I recommend that you begin by treating each vehicle to a under-hood cleaning at your local car wash. This cleaning will make it easier to find and trace any leak back to the problem area. And by removing the old oil/grease there is less combustible material to burn in the event of a fire.
Check all belts on the motor for major tears. If the belt has multiple groves minor tears are typically found in the small partitions. However, if the base of the belt is torn more than 1/16 inch in depth the belt should be replaced immediately. I carry a full set of replacement belts. This would eliminate both a towing charge and wasted downtime.
I recommend an oil change before doing your bug-out run. The oil, air, and fuel filters should also be changed. You should also check the fluid levels in the power steering, transmission and brakes. Did you catch the suggestion to replace the fuel filter? These fuel filters tend to be forgotten until they plug up and stop flowing fuel. Any water stopped inside the filter can freeze during cold weather. All fuel flow is then stopped. The result is an expensive tow, lost time and high list replacement cost. A major event may cause lots of people to travel and need fuel. The gas stations may be selling the fuel from the bottom of their storage tanks if their fuel delivery is delayed. I don’t want to coast to a stop in my BOV with a motor that can’t run. Do you?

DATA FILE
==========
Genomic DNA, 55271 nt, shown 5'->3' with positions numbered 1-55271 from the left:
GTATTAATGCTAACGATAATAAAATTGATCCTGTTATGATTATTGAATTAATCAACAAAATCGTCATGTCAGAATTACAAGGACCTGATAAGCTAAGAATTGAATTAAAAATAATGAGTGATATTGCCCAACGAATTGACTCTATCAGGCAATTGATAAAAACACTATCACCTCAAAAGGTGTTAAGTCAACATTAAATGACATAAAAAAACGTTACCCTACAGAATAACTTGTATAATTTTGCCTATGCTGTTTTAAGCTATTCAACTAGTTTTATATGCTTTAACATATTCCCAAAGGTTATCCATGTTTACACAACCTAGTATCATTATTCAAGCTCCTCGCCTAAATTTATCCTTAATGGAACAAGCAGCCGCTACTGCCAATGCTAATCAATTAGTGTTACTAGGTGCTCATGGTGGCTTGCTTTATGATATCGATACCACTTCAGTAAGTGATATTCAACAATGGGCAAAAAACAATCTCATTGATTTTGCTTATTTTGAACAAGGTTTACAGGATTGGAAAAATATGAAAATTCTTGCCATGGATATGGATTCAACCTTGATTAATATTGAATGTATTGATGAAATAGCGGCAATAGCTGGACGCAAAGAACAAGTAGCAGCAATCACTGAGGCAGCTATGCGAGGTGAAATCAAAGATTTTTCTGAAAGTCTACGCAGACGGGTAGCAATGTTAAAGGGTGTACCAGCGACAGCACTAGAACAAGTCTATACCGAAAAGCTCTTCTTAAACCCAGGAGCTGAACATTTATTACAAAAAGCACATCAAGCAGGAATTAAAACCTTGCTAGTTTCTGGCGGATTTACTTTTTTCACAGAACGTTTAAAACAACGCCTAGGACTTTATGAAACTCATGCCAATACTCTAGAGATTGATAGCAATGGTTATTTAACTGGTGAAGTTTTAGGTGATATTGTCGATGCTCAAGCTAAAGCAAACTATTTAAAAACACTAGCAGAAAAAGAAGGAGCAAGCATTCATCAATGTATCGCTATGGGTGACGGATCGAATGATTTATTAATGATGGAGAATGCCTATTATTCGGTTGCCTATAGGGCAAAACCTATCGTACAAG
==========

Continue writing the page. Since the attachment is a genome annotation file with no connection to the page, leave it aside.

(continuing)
(To be concluded tomorrow, in Part 2.)